Yesterday, ExpertVoice, the world's largest advocacy marketing company, released its findings from its first ever Consumer Trust Panel.
 
The panel revealed that only 4 percent of consumers trust celebrity endorsements, while 83 percent trust the recommendations from friends and family.
 
Tom Stockham, ExpertVoice CEO, discussed the panel.
 
“The panel was conducted with a weighted U.S. Census audience of more than 500 individuals with active lifestyle hobbies like running, biking, tennis, golf, swimming, baseball, etc.”
 
Stockham was not surprised by the 4 percent result, as trust is not at all what it used to be within today’s market.
 
“It is incredibly low but in all honesty, not very shocking. Consumer trust has really suffered in recent years. In 2015 Nielsen did a similar survey on the global trust in advertising. Even then they found that only 8% of Americans trusted celebrity endorsements and only 5% percent trusted endorsements from professional athletes. In the 3 years since the Nielsen study came out there are no shortage of bad celebrity endorsements – from Kylie Jenner’s infamous Pepsi spot to Steph Curry hawking Brita water filters. It’s no surprise that the numbers have dipped even more.”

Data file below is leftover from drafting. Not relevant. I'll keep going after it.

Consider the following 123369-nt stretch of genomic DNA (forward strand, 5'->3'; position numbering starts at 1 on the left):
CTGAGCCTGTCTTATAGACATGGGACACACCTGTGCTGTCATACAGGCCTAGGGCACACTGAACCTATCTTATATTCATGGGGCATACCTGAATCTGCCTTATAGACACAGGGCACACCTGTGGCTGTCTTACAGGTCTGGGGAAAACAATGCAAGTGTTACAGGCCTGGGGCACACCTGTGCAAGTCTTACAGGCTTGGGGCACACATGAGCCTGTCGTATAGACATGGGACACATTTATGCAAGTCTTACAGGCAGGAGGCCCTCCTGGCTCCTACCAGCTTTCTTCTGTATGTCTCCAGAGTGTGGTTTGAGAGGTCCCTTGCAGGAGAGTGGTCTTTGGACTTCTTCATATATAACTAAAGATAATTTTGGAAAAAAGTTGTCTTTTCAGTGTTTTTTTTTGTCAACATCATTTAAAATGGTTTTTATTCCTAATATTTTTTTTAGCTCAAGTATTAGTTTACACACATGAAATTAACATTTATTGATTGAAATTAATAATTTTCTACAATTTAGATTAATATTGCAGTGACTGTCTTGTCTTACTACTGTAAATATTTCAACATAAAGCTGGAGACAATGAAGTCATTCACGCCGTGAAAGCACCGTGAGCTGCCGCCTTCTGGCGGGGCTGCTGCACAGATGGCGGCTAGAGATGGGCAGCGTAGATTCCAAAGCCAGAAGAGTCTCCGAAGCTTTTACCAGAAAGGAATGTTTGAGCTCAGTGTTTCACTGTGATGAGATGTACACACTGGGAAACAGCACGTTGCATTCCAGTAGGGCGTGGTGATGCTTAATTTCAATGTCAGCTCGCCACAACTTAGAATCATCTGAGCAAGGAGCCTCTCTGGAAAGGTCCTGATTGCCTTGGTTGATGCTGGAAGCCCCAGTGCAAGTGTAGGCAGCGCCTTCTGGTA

The results show how off base many of the major brands are in today’s market. Sales-driven opportunities are increasingly rare and are not being capitalized on enough.
 
“Consumers have always turned to the people they trust for advice – from the saddle makers of the 19th century, mom-and-pop merchants of yesteryear and experts of today. While I don’t think these results come from new consumer preferences I do think they highlight the shift in today’s marketing. Marketers have lost track of the consideration and purchase phase of the marketing funnel, they’re focused solely on awareness and missing opportunities to drive sales. The results show the importance of brands focusing on the people their customers are already turning to for trusted recommendations.”
 
For brands looking to make an impact, Stockham suggests they get away from “pay-for-play,” and move towards a more personalized approach.
 
“The pay-for-play influencer model of today drives awareness and reach, but doesn't truly impact customer loyalty. While it can be time consuming and difficult to monitor, personalized interaction between the brand and its advocates drive loyalty and boost recommendations. The exchange of dollars tarnishes the authenticity and therefor the potential loyalty between the brand and the individual.”
 
“Start with your most active, loyal customers. Post-purchase marketing is much more than order information, shipping details, delivery confirmation, followed by increased targeted advertising. Instead, it should be about creating a dialogue with your consumers to identify your most passionate advocates. As you recognize these advocates it is important you engage them in meaningful ways. Give them insider access to exclusive information, product offerings, and details of key brand initiatives.”
 

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